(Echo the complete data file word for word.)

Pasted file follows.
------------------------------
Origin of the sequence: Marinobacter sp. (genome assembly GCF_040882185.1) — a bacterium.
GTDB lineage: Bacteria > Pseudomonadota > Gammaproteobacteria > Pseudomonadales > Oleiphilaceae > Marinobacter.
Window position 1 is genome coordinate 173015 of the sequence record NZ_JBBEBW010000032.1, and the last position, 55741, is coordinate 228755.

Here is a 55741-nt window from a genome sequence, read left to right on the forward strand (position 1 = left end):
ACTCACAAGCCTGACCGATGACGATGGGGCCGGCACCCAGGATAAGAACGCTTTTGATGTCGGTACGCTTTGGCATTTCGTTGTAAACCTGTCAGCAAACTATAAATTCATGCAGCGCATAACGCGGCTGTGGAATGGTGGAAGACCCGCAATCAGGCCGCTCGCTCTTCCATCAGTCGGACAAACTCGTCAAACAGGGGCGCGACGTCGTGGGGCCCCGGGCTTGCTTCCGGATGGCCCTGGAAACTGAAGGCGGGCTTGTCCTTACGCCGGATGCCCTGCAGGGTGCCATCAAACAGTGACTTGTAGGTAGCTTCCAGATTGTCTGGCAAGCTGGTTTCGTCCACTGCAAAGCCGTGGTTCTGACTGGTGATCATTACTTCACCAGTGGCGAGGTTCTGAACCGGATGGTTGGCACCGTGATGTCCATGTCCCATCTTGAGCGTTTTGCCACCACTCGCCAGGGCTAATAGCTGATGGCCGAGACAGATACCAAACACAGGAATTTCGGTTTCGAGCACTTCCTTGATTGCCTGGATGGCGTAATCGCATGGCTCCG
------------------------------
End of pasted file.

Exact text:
Origin of the sequence: Marinobacter sp. (genome assembly GCF_040882185.1) — a bacterium.
GTDB lineage: Bacteria > Pseudomonadota > Gammaproteobacteria > Pseudomonadales > Oleiphilaceae > Marinobacter.
Window position 1 is genome coordinate 173015 of the sequence record NZ_JBBEBW010000032.1, and the last position, 55741, is coordinate 228755.

Here is a 55741-nt window from a genome sequence, read left to right on the forward strand (position 1 = left end):
ACTCACAAGCCTGACCGATGACGATGGGGCCGGCACCCAGGATAAGAACGCTTTTGATGTCGGTACGCTTTGGCATTTCGTTGTAAACCTGTCAGCAAACTATAAATTCATGCAGCGCATAACGCGGCTGTGGAATGGTGGAAGACCCGCAATCAGGCCGCTCGCTCTTCCATCAGTCGGACAAACTCGTCAAACAGGGGCGCGACGTCGTGGGGCCCCGGGCTTGCTTCCGGATGGCCCTGGAAACTGAAGGCGGGCTTGTCCTTACGCCGGATGCCCTGCAGGGTGCCATCAAACAGTGACTTGTAGGTAGCTTCCAGATTGTCTGGCAAGCTGGTTTCGTCCACTGCAAAGCCGTGGTTCTGACTGGTGATCATTACTTCACCAGTGGCGAGGTTCTGAACCGGATGGTTGGCACCGTGATGTCCATGTCCCATCTTGAGCGTTTTGCCACCACTCGCCAGGGCTAATAGCTGATGGCCGAGACAGATACCAAACACAGGAATTTCGGTTTCGAGCACTTCCTTGATTGCCTGGATGGCGTAATCGCATGGCTCCG